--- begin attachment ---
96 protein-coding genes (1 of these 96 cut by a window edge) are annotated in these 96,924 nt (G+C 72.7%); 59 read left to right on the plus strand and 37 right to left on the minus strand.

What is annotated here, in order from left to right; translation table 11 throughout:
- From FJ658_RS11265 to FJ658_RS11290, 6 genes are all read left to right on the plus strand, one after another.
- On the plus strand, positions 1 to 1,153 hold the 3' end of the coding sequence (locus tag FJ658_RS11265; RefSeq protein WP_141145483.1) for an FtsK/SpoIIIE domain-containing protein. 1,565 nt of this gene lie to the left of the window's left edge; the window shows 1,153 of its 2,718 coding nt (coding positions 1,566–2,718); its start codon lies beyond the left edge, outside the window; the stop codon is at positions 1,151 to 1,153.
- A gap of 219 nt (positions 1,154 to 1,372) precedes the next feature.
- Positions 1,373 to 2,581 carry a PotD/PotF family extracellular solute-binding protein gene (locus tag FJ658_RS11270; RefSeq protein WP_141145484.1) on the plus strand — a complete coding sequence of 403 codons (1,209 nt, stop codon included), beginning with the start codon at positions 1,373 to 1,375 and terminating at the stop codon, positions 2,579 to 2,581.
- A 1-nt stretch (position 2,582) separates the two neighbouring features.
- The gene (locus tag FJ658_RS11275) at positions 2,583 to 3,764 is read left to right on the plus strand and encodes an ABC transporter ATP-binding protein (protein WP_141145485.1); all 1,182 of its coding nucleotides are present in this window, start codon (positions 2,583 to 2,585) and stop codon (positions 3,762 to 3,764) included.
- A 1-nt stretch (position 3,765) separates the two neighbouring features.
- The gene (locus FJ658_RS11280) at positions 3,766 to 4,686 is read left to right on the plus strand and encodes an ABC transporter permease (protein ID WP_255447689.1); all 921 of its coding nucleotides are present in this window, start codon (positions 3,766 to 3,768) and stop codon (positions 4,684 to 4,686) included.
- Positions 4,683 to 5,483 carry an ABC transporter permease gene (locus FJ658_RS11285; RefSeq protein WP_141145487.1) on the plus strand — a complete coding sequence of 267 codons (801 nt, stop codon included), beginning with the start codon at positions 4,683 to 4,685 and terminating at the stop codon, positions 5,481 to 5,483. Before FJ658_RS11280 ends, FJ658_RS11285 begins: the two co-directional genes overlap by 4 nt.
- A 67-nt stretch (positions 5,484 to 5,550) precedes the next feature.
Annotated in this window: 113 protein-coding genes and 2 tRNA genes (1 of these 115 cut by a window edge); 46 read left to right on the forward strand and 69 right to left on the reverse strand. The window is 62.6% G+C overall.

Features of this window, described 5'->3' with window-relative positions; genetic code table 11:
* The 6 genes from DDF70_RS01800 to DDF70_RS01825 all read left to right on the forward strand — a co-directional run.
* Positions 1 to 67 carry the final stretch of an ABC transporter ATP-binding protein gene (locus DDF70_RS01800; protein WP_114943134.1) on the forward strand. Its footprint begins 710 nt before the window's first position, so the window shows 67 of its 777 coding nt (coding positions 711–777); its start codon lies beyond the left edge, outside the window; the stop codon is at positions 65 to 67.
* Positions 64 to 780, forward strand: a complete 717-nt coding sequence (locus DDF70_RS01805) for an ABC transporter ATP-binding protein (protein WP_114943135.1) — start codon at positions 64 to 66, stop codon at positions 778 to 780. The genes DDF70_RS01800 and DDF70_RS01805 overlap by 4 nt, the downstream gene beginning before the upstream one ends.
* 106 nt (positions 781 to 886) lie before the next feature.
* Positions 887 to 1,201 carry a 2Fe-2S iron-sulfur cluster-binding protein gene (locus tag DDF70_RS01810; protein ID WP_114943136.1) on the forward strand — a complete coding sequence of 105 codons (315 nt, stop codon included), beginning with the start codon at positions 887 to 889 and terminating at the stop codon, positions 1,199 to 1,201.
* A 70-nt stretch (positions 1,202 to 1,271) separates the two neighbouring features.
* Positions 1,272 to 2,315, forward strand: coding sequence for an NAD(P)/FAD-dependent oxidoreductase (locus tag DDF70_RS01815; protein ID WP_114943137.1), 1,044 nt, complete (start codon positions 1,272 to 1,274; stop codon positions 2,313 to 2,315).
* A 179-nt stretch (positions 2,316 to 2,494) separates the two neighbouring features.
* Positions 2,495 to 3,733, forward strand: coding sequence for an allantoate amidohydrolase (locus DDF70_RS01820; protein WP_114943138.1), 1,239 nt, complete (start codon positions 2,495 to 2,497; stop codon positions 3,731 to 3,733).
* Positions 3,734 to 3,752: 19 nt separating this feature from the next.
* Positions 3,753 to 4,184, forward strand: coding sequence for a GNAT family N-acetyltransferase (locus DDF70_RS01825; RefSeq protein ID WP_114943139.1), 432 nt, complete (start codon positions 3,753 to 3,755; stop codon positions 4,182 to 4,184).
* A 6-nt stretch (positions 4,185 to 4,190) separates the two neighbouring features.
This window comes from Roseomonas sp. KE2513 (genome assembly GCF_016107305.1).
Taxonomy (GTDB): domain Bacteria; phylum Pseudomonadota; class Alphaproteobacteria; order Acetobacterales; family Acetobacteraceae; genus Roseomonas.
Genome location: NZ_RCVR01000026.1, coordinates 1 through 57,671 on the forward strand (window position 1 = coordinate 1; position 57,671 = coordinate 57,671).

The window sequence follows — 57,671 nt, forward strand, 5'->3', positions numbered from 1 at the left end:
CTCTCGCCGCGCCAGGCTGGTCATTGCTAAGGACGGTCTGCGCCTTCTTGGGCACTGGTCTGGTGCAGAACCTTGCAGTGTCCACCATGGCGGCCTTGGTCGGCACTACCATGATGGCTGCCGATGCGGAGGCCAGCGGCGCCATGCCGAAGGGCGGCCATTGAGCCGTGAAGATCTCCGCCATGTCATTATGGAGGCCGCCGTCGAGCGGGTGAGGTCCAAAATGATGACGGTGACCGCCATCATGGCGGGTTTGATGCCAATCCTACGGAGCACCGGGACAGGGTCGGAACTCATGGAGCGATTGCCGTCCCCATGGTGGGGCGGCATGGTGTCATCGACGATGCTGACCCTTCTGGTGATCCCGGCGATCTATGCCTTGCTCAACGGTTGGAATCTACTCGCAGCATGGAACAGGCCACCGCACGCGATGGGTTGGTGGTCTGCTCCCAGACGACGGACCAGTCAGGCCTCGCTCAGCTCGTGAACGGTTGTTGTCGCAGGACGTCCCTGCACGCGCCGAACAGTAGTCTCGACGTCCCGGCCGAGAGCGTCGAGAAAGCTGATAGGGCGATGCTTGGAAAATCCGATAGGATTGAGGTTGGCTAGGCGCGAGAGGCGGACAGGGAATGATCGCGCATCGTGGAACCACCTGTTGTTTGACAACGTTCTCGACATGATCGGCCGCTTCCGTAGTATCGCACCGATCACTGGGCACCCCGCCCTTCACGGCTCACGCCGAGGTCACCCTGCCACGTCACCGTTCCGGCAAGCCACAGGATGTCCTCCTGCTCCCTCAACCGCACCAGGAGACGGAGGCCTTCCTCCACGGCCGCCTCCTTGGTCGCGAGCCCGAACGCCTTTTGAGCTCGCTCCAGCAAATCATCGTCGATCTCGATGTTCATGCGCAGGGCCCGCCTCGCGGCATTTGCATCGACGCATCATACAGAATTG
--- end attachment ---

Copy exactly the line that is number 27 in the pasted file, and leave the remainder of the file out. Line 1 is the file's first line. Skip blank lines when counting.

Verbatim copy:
This window comes from Roseomonas sp. KE2513 (genome assembly GCF_016107305.1).